Trend: Transforming car seats into high fashion

Trend: Transforming car seats into high fashion
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This article first appeared in The Edge Financial Daily, on January 21, 2016.



THE Redress Forum 2016: Ford Design Challenge was held on Jan 15; the event saw 10 finalists of the EcoChic Design Award 2015/16 create high-fashion outfits from sustainable seat fabrics used in Ford vehicles. The winners, Pan Wen from China and Amy Ward from the United Kingdom were part of up-and-coming designers from Hong Kong, China, Thailand, Poland, Spain and the UK. The challenge saw them putting forward an eclectic mix of designs, ranging from couture dresses to spiritually inspired pieces. 

The winning piece was a floor-length asymmetrical dress in hues of neutral fabrics and contrasting copper, and was inspired by a quiet underpass on Hong Kong’s famous Victoria Peak, near the location where tourists take photographs of the city’s iconic skyline. The design itself embodies the sustainable fashion industry. 

“With visible construction and hidden details, we wanted to create something that forces the wearer to dig a little deeper and to get to know the garment,” said Ward. “Rather than picking an obvious skyscraper for our inspiration, we looked closer and liked the industrial feeling of the location, focusing on the finer details.”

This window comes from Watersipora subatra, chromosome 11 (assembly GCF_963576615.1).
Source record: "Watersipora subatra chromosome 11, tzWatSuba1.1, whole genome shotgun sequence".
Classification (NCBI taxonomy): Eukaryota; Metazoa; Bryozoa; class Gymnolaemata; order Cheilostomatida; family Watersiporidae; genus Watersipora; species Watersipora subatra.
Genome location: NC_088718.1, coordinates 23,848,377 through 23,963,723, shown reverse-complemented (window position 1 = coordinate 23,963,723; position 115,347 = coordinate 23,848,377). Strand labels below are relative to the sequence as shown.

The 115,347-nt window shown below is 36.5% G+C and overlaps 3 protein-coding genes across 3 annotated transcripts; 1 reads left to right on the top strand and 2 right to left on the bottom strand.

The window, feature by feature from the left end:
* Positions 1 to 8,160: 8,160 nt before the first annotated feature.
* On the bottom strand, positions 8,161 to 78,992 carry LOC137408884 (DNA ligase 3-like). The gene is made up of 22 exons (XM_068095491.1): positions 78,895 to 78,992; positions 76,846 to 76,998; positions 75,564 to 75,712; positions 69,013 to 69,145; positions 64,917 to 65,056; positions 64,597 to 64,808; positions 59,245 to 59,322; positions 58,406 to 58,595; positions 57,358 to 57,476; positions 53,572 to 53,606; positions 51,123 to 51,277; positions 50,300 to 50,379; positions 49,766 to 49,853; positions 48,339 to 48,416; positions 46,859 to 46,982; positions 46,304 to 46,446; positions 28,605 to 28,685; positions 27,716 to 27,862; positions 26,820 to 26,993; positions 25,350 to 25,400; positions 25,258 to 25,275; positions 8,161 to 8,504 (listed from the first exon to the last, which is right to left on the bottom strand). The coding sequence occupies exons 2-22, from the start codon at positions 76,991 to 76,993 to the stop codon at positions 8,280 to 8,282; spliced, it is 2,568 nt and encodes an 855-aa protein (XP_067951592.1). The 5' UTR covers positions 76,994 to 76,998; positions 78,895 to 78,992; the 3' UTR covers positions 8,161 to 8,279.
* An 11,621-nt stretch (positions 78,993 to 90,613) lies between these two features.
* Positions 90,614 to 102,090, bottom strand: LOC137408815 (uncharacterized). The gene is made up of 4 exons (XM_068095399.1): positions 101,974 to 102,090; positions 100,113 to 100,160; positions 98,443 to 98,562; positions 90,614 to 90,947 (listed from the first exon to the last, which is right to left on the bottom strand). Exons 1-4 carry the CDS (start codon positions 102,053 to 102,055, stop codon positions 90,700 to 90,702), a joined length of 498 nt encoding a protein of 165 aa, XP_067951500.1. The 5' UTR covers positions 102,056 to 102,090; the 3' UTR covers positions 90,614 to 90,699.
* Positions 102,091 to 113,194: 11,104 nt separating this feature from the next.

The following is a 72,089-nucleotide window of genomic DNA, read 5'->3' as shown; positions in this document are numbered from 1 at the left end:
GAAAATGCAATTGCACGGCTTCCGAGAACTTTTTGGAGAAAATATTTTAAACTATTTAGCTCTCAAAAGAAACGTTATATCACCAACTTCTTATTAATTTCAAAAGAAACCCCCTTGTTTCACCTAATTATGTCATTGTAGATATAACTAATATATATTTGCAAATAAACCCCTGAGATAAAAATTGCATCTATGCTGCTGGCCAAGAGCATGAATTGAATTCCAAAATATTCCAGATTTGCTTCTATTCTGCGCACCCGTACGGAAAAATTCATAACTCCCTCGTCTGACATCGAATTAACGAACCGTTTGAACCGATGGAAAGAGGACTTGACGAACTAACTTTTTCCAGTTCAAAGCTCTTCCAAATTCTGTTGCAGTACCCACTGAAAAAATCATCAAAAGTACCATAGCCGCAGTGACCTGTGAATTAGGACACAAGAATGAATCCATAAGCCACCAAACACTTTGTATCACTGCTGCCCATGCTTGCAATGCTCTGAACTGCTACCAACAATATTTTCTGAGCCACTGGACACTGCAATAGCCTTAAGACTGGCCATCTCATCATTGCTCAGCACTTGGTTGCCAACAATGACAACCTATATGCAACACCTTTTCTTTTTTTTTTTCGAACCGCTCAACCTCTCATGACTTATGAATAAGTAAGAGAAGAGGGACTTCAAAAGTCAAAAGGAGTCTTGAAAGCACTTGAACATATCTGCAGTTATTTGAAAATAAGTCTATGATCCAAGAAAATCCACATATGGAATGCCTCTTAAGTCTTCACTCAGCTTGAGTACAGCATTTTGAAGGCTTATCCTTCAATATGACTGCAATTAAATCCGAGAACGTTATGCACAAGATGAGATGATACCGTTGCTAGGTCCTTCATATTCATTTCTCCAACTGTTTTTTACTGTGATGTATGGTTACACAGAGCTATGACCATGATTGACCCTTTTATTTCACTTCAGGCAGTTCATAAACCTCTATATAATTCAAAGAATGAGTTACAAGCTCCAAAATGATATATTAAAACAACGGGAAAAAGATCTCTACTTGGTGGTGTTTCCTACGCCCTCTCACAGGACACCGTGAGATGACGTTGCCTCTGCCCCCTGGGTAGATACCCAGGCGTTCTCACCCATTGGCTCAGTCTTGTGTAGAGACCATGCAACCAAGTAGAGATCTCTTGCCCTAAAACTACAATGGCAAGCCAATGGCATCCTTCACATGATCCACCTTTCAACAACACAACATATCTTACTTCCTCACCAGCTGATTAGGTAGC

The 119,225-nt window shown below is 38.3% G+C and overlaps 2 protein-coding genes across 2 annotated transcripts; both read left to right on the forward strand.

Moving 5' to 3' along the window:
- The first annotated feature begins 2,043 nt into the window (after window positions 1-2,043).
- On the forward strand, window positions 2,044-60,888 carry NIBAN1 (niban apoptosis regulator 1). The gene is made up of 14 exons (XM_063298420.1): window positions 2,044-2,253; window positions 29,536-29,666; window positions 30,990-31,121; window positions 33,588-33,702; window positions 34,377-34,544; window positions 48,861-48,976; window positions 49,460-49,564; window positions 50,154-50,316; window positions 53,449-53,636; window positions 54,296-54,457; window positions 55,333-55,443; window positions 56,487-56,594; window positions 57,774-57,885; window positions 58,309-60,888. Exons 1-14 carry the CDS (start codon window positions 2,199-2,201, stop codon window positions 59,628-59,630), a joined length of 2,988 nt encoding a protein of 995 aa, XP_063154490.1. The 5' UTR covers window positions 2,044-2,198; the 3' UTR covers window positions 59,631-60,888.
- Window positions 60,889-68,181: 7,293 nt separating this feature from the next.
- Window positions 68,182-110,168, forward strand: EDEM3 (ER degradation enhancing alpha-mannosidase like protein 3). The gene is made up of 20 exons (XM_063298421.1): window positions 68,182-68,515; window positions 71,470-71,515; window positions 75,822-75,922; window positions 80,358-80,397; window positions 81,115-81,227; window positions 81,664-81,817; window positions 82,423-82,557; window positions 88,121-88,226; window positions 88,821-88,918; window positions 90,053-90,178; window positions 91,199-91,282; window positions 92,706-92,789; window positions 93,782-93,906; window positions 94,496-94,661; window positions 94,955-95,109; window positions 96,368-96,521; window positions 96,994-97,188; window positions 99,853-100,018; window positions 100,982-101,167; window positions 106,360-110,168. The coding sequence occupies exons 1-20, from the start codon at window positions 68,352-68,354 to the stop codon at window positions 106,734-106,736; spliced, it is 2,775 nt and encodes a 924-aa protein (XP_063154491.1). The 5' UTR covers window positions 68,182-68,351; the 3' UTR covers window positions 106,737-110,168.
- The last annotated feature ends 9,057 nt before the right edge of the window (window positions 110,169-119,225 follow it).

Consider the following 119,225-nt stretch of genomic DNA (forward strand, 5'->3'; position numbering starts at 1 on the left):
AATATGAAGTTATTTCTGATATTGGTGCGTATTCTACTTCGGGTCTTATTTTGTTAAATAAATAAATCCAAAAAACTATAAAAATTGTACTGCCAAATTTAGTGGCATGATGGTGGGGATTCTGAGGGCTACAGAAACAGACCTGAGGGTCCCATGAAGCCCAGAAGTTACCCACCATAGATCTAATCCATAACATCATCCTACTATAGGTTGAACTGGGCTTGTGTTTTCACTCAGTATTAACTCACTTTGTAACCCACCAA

The outfit was handcrafted in just 3 ½ hours, following an educational workshop about the impact of design on product sustainability. The dialogue in the workshop promoted cross-industry thinking for sustainable solutions. 

Ford’s sponsorship of the EcoChic Design Award 2015/16 reflects the company’s long-standing and growing commitment to sustainable design research. Beyond seat fabrics, Ford produces storage bins using wheat straw, dashboards padded with scrap cotton from recycled jeans, and seat foam from a bioplastic made from soybeans. 

Today, the company continues to experiment with new biomaterials, including the use of tomato fibres from discarded tomato skins, seeds and stems, and retired US currency, to offset petroleum use in producing bins and other plastic parts for vehicle interiors. Research teams are also experimenting with biomimicry to develop a new sustainable adhesive for use under the hood. These efforts are all part of Ford’s global sustainability strategy to lessen its environmental footprint